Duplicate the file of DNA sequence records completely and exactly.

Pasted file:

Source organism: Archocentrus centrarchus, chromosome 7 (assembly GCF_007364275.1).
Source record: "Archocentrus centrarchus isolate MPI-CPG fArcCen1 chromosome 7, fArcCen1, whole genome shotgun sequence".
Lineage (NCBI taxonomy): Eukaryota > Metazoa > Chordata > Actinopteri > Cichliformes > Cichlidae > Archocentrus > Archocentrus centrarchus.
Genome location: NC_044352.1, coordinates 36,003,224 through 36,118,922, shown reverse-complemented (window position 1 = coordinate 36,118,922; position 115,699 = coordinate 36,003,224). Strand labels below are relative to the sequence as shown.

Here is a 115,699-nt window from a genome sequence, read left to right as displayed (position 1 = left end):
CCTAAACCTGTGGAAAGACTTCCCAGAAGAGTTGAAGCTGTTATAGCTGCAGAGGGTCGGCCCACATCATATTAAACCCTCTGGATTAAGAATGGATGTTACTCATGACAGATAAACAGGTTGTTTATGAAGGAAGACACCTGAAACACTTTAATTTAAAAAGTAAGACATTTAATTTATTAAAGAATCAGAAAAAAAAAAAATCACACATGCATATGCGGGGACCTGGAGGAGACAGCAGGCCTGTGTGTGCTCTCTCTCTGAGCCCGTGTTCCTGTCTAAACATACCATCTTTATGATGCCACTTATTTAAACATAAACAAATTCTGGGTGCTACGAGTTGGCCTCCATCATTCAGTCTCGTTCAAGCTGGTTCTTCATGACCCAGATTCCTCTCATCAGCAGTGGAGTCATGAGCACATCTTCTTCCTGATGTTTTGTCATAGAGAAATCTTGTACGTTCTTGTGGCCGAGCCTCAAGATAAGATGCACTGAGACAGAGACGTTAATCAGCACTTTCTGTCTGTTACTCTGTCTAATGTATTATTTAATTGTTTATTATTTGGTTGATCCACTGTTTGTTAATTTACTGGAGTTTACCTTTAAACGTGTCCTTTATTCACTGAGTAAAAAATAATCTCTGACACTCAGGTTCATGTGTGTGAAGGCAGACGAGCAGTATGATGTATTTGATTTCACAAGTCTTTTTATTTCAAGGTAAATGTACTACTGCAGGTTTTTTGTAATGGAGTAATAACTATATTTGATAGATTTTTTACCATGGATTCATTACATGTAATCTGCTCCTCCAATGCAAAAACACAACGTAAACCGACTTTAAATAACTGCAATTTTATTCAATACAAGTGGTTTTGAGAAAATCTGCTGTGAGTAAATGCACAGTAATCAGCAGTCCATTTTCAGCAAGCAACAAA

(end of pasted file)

Source organism: Archocentrus centrarchus, chromosome 7 (assembly GCF_007364275.1).
Source record: "Archocentrus centrarchus isolate MPI-CPG fArcCen1 chromosome 7, fArcCen1, whole genome shotgun sequence".
Lineage (NCBI taxonomy): Eukaryota > Metazoa > Chordata > Actinopteri > Cichliformes > Cichlidae > Archocentrus > Archocentrus centrarchus.
Genome location: NC_044352.1, coordinates 36,003,224 through 36,118,922, shown reverse-complemented (window position 1 = coordinate 36,118,922; position 115,699 = coordinate 36,003,224). Strand labels below are relative to the sequence as shown.

Here is a 115,699-nt window from a genome sequence, read left to right as displayed (position 1 = left end):
CCTAAACCTGTGGAAAGACTTCCCAGAAGAGTTGAAGCTGTTATAGCTGCAGAGGGTCGGCCCACATCATATTAAACCCTCTGGATTAAGAATGGATGTTACTCATGACAGATAAACAGGTTGTTTATGAAGGAAGACACCTGAAACACTTTAATTTAAAAAGTAAGACATTTAATTTATTAAAGAATCAGAAAAAAAAAAAATCACACATGCATATGCGGGGACCTGGAGGAGACAGCAGGCCTGTGTGTGCTCTCTCTCTGAGCCCGTGTTCCTGTCTAAACATACCATCTTTATGATGCCACTTATTTAAACATAAACAAATTCTGGGTGCTACGAGTTGGCCTCCATCATTCAGTCTCGTTCAAGCTGGTTCTTCATGACCCAGATTCCTCTCATCAGCAGTGGAGTCATGAGCACATCTTCTTCCTGATGTTTTGTCATAGAGAAATCTTGTACGTTCTTGTGGCCGAGCCTCAAGATAAGATGCACTGAGACAGAGACGTTAATCAGCACTTTCTGTCTGTTACTCTGTCTAATGTATTATTTAATTGTTTATTATTTGGTTGATCCACTGTTTGTTAATTTACTGGAGTTTACCTTTAAACGTGTCCTTTATTCACTGAGTAAAAAATAATCTCTGACACTCAGGTTCATGTGTGTGAAGGCAGACGAGCAGTATGATGTATTTGATTTCACAAGTCTTTTTATTTCAAGGTAAATGTACTACTGCAGGTTTTTTGTAATGGAGTAATAACTATATTTGATAGATTTTTTACCATGGATTCATTACATGTAATCTGCTCCTCCAATGCAAAAACACAACGTAAACCGACTTTAAATAACTGCAATTTTATTCAATACAAGTGGTTTTGAGAAAATCTGCTGTGAGTAAATGCACAGTAATCAGCAGTCCATTTTCAGCAAGCAACAAA